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From Vol. 2, Issue 11, November 2020

Focus on radical caring


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Be a citizen of the world (Epictetus, Discourses, 1.9) is an oft-quoted phrase. Other translations express this teaching as “citizen of the universe,” or “citizen of God.” However stated, there is a lot packed into this short assertion.

Hazards of narrow focus

First, Epictetus asks us to consider the limitations of seeing ourselves merely in terms of our local ties to city, clan, or station in life. He’s pointing out the hazards of provincialism; how they constrict and petrify our world view, impairing our ability to reason clearly.

In some translations the language implies that Epictetus is asking us to be a citizen of the universe to affirm our accountability and attachment to God, or if you prefer, Nature; to remember we answer to something higher than advancing our own self-interest. This calls to mind that flippant prayer: “Dear God: You are God, and I’m not.”

What it means to be citizen

many of us are revisiting the question of what being a citizen means. As a child in elementary school, I was given grades in citizenship. I didn’t know what that meant. Saluting the flag when a guy blew a bugle? Playing well with others? As a fatuous teenager I thought that citizenship was a kind of jingoism. Recent dramatic political events have made me appreciate Epictetus’ emphasis on the citizen as an imperative role and ideal.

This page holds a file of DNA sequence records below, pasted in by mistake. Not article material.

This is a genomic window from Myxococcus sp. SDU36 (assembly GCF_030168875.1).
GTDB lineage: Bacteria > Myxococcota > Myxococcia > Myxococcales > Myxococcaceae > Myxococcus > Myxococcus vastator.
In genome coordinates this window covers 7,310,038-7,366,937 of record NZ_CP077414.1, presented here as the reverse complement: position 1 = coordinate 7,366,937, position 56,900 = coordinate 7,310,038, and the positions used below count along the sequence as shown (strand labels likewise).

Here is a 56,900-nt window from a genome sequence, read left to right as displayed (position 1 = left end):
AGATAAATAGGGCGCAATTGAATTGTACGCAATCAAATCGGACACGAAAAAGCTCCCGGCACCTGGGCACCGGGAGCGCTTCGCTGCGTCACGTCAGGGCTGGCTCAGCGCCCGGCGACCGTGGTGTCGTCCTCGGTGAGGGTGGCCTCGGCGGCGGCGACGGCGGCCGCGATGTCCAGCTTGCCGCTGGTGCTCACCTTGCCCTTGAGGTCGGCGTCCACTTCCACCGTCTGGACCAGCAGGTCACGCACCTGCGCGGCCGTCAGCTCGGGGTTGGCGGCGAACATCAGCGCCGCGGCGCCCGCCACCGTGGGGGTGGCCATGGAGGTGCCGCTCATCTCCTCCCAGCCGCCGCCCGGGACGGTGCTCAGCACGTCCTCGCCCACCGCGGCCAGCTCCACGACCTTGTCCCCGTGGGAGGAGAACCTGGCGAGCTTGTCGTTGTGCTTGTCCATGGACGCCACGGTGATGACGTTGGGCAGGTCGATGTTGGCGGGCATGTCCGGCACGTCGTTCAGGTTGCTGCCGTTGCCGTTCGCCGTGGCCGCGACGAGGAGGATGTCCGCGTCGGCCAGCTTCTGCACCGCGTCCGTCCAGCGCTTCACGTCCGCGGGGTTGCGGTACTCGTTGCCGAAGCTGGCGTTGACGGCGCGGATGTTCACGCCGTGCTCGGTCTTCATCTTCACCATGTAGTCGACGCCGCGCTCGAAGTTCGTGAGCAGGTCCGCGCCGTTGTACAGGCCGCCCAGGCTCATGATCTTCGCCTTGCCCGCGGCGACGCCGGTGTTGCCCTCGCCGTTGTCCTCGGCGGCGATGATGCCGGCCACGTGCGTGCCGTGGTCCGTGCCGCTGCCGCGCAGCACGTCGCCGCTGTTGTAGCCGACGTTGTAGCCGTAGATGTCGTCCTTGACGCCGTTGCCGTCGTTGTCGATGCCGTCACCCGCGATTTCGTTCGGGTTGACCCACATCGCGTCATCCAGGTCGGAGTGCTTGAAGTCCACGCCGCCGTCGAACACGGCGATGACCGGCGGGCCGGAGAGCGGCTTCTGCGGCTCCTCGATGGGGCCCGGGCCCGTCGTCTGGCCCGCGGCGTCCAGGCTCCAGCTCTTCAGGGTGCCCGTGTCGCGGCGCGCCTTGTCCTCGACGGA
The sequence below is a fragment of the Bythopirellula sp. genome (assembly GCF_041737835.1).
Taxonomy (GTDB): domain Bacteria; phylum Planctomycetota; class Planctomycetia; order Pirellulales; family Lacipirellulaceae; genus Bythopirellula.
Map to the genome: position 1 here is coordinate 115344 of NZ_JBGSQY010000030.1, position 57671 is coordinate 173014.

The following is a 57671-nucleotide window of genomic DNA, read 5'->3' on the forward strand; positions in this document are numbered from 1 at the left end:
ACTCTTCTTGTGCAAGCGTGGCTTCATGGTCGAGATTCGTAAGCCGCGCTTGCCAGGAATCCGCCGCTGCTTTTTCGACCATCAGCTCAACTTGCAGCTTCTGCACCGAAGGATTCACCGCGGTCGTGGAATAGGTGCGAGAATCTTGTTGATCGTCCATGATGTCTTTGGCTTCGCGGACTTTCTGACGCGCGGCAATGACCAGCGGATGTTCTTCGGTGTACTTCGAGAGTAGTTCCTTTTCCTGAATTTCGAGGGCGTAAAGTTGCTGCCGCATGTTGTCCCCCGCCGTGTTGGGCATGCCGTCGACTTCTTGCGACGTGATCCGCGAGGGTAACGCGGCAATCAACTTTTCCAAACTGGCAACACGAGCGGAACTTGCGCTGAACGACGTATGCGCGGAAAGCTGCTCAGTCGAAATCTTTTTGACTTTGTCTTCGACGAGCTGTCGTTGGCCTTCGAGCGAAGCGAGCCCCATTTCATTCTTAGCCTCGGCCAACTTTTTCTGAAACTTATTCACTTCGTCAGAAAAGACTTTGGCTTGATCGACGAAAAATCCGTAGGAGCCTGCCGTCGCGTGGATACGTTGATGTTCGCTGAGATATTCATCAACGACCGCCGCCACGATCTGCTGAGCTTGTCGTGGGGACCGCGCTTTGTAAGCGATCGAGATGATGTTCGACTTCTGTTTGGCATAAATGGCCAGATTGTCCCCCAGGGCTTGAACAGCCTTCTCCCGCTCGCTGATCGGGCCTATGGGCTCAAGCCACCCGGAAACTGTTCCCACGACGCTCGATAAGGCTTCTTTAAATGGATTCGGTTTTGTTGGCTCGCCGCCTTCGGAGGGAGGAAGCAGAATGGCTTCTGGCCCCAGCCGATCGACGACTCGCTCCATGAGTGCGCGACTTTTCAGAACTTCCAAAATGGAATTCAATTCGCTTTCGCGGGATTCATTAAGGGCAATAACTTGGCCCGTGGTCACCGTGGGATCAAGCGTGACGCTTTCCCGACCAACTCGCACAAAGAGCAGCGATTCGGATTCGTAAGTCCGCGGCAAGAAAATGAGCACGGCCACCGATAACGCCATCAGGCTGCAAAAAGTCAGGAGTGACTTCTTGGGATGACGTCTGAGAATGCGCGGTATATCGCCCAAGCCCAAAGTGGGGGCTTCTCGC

Our identity as citizens is an indispensable part of any effort to steer ourselves toward virtue. At its essence a citizen is an active force for good, taking on the mantle of being beholden to others, choosing to be a morally-driven steward of the commonweal. We sideline our own infinitesimally small drama in favor of stepping up to a role that is vast and consequential. It’s a faith that our words and actions mean something and merit being marshaled for something bigger than the aggrandizement of ourselves, our search for comfort, and our attempts to avoid the uncomfortable.

Participants, not spectators

Embracing our roles as citizens is to accept that the social, economic, and material conditions of our lives are not accidental, nor the result of distantly abstract policies or some bad guys out there who are making our lives a drag. Whatever is going on in our schools, towns, counties, states, provinces, countries, world is on us to shape. Claiming our roles as citizens, rather than being spectators cackling in the peanut gallery, is radical caring.

The importance of caring

The exercise of radical caring is analeptic. It restores and strengthens our communities while exerting a remedial effect on our souls. As citizens we get over ourselves while working for beneficial change. We feel real connections to others. It is in these connections—these caring reciprocities— and our quest for a just and peaceable society that the very reason for our lives takes form.

Caring is not passive

Philosopher Milton Mayeroff wrote a beautiful essay about caring. He says we cannot care by mere habit. Moral values are inherent in and are burnished in the process of caring and the growth it fosters. Caring is an ethic of response which is good medicine for depression, helplessness, dissociation, and fear.

Radical caring is the opposite of closing ourselves off through fear of the unknown. Mayeroff says that “caring becomes my way of thanking for what I have received.” Radical caring fosters a basic trust in life that makes our hearts and minds accessible to all that is true, good, and worthwhile. Try it, you’ll like it.

Sharon Lebell is the author of The Art of Living: The classic Manual on Virtue, Happiness and Ethics, the first modern interpretation of Epictetus’ teachings. She tweets @SharonLebell.